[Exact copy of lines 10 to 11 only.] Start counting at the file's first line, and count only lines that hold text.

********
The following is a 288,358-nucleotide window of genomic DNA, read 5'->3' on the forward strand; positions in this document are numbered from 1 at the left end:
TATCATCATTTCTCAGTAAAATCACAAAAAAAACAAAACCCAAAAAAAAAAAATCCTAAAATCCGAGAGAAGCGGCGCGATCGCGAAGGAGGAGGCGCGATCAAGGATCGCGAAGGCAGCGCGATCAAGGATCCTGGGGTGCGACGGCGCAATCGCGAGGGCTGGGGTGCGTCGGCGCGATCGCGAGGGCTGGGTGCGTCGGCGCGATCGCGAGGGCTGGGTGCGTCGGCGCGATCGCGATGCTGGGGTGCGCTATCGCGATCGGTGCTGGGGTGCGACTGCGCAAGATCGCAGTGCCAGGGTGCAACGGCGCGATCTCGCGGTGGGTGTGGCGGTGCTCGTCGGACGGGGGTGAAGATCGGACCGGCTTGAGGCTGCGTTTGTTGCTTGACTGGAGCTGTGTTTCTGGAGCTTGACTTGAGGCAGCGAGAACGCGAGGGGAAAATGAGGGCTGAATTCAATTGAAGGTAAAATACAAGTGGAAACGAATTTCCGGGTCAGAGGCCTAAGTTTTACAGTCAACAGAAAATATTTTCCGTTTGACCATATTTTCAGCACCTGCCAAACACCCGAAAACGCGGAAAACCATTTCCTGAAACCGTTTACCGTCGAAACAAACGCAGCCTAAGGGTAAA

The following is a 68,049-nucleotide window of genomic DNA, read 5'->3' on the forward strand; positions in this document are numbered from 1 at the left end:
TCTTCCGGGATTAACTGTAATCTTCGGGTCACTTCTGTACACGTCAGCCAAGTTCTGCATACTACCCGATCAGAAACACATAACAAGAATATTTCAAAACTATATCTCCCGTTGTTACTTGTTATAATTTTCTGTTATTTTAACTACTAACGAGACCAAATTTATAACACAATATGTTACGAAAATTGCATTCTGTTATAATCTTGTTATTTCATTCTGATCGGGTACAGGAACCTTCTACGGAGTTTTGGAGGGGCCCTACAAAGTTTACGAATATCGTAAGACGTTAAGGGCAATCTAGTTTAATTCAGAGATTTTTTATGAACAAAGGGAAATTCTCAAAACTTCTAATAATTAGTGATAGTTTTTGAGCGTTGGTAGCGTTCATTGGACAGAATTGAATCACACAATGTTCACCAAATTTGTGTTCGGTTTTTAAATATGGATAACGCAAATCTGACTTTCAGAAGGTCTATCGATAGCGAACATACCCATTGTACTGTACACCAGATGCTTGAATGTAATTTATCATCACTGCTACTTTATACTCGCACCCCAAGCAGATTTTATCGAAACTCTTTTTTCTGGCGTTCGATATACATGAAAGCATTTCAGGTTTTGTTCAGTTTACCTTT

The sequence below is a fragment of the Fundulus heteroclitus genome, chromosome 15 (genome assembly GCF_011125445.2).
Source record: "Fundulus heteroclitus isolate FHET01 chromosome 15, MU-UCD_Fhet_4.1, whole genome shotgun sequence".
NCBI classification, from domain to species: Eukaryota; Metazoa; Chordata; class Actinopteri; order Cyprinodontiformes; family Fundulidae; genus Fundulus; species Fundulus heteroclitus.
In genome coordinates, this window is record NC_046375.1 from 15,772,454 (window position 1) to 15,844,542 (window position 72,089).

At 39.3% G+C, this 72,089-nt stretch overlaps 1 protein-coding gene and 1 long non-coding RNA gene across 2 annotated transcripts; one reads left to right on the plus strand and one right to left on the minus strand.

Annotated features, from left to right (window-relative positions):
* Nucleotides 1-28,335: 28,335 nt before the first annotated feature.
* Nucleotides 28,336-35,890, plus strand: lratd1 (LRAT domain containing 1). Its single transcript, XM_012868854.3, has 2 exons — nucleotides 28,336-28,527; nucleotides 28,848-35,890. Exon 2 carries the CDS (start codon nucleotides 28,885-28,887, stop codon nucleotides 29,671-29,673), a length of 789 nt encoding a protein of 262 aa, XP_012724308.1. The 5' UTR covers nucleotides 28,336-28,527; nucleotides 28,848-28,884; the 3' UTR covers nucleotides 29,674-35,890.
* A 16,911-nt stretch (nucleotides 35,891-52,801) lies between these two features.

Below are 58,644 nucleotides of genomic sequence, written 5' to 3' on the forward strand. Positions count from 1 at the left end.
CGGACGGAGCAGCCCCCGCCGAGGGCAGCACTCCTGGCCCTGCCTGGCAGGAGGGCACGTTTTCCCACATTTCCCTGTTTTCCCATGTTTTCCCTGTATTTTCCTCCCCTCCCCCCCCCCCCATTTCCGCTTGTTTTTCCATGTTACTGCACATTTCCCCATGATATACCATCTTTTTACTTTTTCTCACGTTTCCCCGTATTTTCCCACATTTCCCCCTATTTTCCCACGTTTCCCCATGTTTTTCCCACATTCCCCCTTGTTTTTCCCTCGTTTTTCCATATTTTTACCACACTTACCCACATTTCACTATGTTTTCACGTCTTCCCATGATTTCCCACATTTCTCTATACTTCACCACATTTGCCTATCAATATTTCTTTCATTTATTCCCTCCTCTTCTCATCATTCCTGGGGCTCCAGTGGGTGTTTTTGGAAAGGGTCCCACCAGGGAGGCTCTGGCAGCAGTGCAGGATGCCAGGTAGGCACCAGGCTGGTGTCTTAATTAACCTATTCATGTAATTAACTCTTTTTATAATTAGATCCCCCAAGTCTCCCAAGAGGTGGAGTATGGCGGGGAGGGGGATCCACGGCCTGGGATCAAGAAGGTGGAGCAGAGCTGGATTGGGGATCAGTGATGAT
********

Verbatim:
Annotated features, from left to right (window-relative positions):
* Nucleotides 1-28,335: 28,335 nt before the first annotated feature.